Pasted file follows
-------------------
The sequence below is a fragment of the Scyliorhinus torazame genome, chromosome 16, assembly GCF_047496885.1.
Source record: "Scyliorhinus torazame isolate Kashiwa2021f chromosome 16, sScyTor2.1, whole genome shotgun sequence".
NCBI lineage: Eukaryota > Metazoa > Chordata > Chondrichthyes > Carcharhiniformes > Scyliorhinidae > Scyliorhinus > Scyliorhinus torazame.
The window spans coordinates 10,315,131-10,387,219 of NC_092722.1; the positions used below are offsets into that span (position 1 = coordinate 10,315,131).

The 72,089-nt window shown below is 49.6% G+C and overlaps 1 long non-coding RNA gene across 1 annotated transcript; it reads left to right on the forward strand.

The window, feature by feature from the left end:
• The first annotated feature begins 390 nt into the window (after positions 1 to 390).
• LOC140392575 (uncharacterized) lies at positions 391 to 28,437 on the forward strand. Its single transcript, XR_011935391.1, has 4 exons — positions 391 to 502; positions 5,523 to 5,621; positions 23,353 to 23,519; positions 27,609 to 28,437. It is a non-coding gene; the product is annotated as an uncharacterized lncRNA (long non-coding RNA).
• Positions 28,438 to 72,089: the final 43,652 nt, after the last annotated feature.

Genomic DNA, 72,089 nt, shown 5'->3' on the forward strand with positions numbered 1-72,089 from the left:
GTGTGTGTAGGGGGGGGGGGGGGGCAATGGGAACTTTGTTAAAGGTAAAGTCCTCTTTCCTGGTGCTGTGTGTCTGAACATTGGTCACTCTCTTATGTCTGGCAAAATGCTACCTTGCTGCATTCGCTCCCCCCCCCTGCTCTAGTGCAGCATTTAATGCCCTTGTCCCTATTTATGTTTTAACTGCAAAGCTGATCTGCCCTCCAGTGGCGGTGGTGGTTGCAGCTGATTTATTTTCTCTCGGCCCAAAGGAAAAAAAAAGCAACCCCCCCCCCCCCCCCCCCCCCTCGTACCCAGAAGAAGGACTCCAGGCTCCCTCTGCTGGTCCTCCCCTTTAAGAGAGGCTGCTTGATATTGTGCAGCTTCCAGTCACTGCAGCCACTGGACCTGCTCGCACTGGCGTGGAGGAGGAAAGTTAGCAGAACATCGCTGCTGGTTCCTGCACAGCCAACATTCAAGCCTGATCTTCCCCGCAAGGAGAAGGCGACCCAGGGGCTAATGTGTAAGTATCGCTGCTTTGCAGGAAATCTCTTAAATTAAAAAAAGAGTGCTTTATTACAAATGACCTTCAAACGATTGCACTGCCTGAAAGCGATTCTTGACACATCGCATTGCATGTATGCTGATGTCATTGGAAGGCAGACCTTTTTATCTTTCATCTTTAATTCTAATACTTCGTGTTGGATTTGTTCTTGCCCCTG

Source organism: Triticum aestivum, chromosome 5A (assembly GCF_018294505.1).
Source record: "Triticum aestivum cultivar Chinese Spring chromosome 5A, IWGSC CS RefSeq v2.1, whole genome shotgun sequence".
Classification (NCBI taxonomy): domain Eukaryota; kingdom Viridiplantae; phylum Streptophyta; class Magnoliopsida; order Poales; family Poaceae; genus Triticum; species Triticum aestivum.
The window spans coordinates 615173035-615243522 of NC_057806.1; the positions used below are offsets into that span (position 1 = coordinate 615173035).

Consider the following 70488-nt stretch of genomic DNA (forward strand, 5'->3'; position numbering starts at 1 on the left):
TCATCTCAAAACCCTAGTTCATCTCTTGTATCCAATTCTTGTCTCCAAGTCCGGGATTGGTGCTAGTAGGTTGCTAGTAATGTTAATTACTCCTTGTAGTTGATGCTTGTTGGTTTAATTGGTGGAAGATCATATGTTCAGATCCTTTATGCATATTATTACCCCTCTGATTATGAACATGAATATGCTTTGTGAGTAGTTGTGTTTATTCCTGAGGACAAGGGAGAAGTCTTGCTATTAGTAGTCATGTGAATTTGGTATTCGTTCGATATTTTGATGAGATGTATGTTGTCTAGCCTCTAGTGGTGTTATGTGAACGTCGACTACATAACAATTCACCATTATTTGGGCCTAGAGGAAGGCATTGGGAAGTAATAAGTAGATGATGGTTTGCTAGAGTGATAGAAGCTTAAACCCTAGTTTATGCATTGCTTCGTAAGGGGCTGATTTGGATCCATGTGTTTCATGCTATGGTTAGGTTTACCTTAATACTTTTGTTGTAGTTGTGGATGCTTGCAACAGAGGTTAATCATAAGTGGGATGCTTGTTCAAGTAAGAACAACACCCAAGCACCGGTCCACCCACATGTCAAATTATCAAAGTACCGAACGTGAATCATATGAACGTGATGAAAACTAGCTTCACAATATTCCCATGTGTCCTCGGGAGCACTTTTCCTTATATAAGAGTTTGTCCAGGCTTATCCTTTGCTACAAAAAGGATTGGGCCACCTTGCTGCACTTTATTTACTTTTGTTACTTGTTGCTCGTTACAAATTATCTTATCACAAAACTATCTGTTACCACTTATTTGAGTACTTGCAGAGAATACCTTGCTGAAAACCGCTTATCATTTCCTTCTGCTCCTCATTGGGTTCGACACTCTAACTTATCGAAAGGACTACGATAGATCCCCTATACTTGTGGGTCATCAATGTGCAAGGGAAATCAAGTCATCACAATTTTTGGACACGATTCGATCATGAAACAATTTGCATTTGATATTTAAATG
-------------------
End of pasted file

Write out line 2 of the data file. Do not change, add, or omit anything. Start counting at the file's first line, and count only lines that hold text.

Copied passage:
Source record: "Scyliorhinus torazame isolate Kashiwa2021f chromosome 16, sScyTor2.1, whole genome shotgun sequence".